Trump to Rename Military Bases After Hitler, Mussolini, and Hirohito

WASHINGTON, D.C. — Protests over the killing of George Floyd, an unarmed black suspect who died while a Minneapolis police officer knelt on his neck for more than eight minutes, have once more pushed the United States into an uncomfortable, volatile dialogue about race. For more than two centuries, the African slave trade bolstered the fledgling American economy, and since then, the U.S. has grappled in various ways — including a Civil War — over the ramifications of building so much of its early economic power on the backs of free, enslaved labor. One tangential conversation that has sprung up in relation to Floyd’s murder has been what do about various monuments, statues, and tributes to generals and soldiers who fought for the Confederacy during the aforementioned American Civil War.

Protesters in various cities have begun toppling or otherwise defacing monuments to confederates, prompting many Republicans — who belong to the same party as the president who fought to defeat those waving the confederate flag — to condemn those protesters. Sen. Ted Cruz (R-Trump’s Penile Folds) called people who pulled down a statue of Christopher Columbus, who didn’t fight for the confederacy, but who has become a symbol for racist colonialism of the past, “American Taliban.”

Even U.S. military bases throughout the country have come under scrutiny in the past week because some were named after confederate generals, who quite literally fought in open battle against the very armed forces honoring their namesakes. Perhaps surprisingly, given his reticence to comment publicly on issues, President Trump weighed-in on whether he thinks military bases should be renamed, as has been rumored to be in the works within the Department of Defense.


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Mr. Trump came out against renaming the bases.

Sources within the White House say that Trump’s initial three tweets on the subject “prolly had too many dictionary words” in them for his base to understand his position. So, the president decided he needed to “dumb it down and MAGA it up” with a shorter, more concise version of the tweets. However this time, in signature all-caps fashion.

But those were not the final thoughts the president had on the subject of military base names, however. Shouting at reporters while he paced the White House lawn and “let out the morning toots” as he’d describe it, Trump said he’d “done some more thinking” on the subject and had decided that renaming some bases would be “bigly fine and okay.” However, in order not to ruffle too many of his supporters’ feathers, he decided to “keep the theme” of previous naming conventions.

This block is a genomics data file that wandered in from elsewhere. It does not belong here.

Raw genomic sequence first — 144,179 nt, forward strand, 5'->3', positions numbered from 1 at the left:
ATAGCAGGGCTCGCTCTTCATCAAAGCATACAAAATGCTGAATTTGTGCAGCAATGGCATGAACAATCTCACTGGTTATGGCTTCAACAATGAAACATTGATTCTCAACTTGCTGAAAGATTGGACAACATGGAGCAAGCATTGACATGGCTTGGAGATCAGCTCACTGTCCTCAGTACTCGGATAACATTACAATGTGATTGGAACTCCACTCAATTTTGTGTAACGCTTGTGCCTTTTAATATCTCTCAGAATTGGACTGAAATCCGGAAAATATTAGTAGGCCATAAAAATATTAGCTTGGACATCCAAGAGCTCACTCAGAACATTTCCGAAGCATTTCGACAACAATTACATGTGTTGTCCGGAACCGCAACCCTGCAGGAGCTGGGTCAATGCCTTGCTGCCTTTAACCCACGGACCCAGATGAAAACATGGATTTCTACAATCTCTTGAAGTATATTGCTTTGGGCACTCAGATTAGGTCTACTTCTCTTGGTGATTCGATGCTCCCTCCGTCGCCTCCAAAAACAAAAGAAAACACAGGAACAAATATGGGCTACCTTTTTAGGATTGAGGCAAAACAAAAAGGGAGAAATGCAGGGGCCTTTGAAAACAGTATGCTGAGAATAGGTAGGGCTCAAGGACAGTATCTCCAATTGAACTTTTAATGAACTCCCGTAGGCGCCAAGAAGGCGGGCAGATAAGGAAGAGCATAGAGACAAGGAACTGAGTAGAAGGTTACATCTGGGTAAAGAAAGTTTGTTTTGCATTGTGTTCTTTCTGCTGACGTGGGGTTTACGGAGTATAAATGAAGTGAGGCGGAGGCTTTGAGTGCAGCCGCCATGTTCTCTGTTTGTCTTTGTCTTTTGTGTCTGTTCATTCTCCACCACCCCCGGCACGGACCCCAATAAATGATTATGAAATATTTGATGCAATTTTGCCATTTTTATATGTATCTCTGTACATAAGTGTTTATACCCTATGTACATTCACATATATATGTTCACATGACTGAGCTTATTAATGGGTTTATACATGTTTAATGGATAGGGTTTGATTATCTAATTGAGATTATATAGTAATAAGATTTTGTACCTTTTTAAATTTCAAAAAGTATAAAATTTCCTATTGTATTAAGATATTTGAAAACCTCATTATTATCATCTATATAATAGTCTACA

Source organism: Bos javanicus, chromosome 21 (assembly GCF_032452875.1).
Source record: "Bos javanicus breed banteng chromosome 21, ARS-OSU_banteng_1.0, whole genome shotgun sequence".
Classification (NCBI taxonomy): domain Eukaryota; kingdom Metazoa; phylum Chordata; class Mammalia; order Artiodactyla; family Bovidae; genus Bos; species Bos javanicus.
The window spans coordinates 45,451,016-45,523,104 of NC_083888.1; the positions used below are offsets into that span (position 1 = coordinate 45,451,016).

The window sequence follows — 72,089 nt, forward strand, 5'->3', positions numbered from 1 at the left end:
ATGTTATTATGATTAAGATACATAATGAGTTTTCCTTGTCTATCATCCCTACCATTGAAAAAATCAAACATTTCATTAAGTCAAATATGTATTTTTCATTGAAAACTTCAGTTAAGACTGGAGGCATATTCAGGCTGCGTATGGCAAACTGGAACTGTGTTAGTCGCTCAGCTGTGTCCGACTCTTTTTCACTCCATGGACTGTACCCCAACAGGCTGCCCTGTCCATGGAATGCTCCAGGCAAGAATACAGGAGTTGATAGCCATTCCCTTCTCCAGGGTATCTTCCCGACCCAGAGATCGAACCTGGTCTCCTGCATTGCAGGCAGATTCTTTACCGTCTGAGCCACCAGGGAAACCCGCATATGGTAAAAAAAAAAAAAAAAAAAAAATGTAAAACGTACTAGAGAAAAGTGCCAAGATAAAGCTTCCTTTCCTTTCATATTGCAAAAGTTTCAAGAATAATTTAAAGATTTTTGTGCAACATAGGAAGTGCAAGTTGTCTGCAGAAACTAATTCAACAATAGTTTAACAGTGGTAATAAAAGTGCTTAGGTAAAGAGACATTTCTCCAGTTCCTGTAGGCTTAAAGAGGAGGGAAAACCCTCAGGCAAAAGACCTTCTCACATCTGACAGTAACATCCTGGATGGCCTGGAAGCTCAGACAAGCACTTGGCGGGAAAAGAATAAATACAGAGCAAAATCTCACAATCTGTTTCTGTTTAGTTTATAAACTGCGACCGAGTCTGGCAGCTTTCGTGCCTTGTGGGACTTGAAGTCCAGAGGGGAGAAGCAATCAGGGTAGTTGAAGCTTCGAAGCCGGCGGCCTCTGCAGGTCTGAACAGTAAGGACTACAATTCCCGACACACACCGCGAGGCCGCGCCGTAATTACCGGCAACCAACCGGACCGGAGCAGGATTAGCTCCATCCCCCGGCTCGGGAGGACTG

“Obviously a lot of uppity urbans and urban lovers are super-mad about naming army bases after people who served in General Lee’s great army,” Trump yelled, “however, I can’t just take away my very fine people’s bases without giving them something in return.”

The president has decided to “keep the spirit” of three previous base names, though he will suggest that they be named for “other people who wanted to destroy the United States.”

“We’re still working on the final details,” Trump said, “but sometime later this year, we will have a Fort Hitler, Fort Mussolini, and a Fort Hirohito. It’s only appropriate to continue to name our bases after the people who we fought wars against.”

Sen. Ted Cruz has called this move “the greatest decision any president who thinks my wife is ugly and my dad helped kill JFK.”

“I think this is great. This is fantastic. This is amazingly wonderful,” Cruz said. “Wait, Trump said it right? This is something Trump said?”

Someone nearby confirmed to Cruz that in fact Trump had proposed naming the bases after Hitler, Mussolini, and Hirohito.

“Okay, good, yes! Phew! I was afraid I was about to get something mean said about me,” Cruz said. “If you’ll excuse me, I have an appointment with my dentist so he can remove all my teeth. President Trump has told me he’s tired of how scraped up I make his dong.”


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Writer/comedian James Schlarmann is the founder of The Political Garbage Chute and his work has been featured on The Huffington Post. You can follow James on Facebook, Spotify, and Instagram, but not Twitter because Twitter is a cesspool.

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